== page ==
ATKINSON: In real life, the man that Godfrey Toby is very loosely based on was a man called Jack King, who posed as a Gestapo spy - an agent of the German government. And he had been undercover for quite a long time, I think in fascist groups. So they knew him. And he invited them to come to a flat where they would have tea and biscuits, giving me my new favorite phrase, which is biscuit interval, because you see that typed in the transcripts quite a lot. And they would try and give him information. They particularly were rooting out other sympathizers. So they would come and say oh, you know, Mrs. Smith in Bolton - she's very pro the German government - all these kinds of things. They were, on the whole, in retrospect, harmless. But he would sit there and say, mmm hmm, yes, oh, I see. And all this information would come flowing in. What I thought was really fascinating with these people, these traitors, lived and died without ever knowing that the man that they thought was a Gestapo agent was actually an MI5 agent.

MONTAGNE: So this real person, known as Jack King, who you patterned Godfrey Toby after partially - basically, he was telling these people that he would pass their information onto...

ATKINSON: Onto the German (unintelligible).

MONTAGNE: ...Hitler, basically.

ATKINSON: Absolutely. Yes, yes. But they were given - at one point, they were given little medals - the sort of civilian Iron Cross, which they would wear beneath their lapel. And they wore it to conceal beneath their lapel so that when the Germans invaded, they could just turn the lapel and quietly show the invading German army that they were actually sympathizers.

MONTAGNE: But there was a great, though, deal of ugliness revealed. I mean, what's really nice in the book - these transcriptions that Juliet does - they're printed in 1940s typeface. You can see them as you might have really read them. And though the conversations are sometimes quite boring and sometimes illuminates what they're trying to do - but they're shot through with this virulent hatred of Jews.

ATKINSON: It's side by side with this really kind of tedium of their conversations. And then you suddenly - you're almost lulled into not hearing what they're saying. And then you suddenly realize that this hatred is simmering away beneath in their breasts. And they're not - they really could be your neighbor. And I think that's a frightening thing.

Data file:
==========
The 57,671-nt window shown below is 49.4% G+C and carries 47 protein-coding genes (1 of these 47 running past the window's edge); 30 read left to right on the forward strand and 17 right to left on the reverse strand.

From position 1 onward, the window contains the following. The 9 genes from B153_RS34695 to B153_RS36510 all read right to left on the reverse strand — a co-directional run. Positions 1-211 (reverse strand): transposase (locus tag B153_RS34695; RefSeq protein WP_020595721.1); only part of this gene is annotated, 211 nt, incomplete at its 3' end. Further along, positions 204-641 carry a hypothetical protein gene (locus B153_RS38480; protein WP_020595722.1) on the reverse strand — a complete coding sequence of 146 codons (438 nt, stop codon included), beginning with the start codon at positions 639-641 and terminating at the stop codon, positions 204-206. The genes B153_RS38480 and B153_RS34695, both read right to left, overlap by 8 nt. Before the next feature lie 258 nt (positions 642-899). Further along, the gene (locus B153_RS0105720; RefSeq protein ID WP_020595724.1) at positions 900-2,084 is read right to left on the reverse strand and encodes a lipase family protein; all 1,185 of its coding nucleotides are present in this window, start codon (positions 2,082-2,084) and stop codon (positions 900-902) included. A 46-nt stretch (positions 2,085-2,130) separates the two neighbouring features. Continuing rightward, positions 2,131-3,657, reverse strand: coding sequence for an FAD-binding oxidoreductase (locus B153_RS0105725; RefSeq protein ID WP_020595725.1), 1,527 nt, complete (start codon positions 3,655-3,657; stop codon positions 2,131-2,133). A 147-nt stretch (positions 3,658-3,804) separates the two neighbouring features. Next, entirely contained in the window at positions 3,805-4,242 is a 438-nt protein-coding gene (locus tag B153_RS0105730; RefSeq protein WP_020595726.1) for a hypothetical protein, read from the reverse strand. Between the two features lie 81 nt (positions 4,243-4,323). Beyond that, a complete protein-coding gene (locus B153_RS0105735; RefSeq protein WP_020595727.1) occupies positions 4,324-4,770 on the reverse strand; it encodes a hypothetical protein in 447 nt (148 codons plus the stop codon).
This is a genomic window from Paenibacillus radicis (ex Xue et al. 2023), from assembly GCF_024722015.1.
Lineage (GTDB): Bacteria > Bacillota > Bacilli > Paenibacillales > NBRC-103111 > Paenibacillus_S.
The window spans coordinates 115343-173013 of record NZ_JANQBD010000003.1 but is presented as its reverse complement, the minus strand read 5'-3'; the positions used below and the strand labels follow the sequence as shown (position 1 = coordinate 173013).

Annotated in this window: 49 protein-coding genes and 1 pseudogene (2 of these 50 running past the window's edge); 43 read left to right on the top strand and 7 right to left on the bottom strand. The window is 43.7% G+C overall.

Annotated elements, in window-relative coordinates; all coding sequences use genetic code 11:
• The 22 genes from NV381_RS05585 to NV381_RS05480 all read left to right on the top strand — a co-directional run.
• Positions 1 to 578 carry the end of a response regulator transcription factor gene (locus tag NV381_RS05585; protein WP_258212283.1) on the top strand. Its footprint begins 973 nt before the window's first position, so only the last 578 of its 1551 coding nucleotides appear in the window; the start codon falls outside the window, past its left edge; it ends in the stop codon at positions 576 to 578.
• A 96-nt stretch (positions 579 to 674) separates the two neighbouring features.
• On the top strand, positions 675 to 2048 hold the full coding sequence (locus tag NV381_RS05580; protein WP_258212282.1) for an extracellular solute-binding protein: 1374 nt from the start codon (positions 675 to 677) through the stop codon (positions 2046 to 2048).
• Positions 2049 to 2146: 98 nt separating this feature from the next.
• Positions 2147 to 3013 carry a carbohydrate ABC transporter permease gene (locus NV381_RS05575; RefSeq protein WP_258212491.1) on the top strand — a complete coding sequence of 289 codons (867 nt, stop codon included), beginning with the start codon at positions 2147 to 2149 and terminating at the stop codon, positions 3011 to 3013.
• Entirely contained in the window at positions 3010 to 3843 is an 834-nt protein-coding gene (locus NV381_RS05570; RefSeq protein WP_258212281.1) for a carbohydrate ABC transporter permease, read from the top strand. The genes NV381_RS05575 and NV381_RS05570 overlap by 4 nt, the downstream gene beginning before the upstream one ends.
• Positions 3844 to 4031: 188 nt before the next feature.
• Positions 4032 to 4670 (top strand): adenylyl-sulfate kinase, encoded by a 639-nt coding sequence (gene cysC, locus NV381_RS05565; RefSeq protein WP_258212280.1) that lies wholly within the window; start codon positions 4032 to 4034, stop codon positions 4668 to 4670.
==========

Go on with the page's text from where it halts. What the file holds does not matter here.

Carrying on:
MONTAGNE: Well, you know, even so, this - should be said - is something of a spy thriller and also threaded through with a great deal of wit, most...

ATKINSON: Yes.

MONTAGNE: ...Of it on the part of Juliet. She's very arch a lot of the time.

ATKINSON: And she's very naive. But at the same time, she's had an education. She's been a scholarship girl in a good school. And I think that means that Juliet's already been slightly moved out of her natural environment. She's already other, in a way. And also, it should be said that she's a pathological liar, which is clearly why the secret service would be interested in her because she has an interview. I mean, she's very reluctant. She doesn't want to join MI5 because she's thinks, I'll just be shunted into clerical, which is true. That does happen to her. So she gives a very bad interview in the way that you do when you're being interviewed for something you don't actually want. And, of course, she lies throughout and thinks that they will just, you know, get rid of her. But in fact, her lying is the very thing that makes her attractive to MI5.

MONTAGNE: You know, obviously, it took you a while to write this book. But when we talk about what is real and what is unreal and truth and lies, does it feel to you that it's coming out at a time for this sort of contemplation?

ATKINSON: A lot of people ask me, so, you know, were you very conscious about the referendum about Brexit, about Trump being elected and so on? 'Cause I did - this was happening when I was writing it. But I was writing it - I started it before then. And certainly, the germ of the idea was very strong before that. And I just think, of necessity, I'm writing about things that happened - I know in fictional form. So the fact that the same things are happening now - it's just history repeating itself. I'm not actually trying to make a comment because I started the book before that. You know, I wasn't seeing the book is any kind of comment or message or a book about these things. But, you know, those things happen to be happening again. And, you know, I do - I think history is doomed to endlessly repeat itself.

MONTAGNE: Kate Atkinson is the author of "Transcription," her latest novel. And thank you very much for joining us.

ATKINSON: Thank you for having me. Thank you.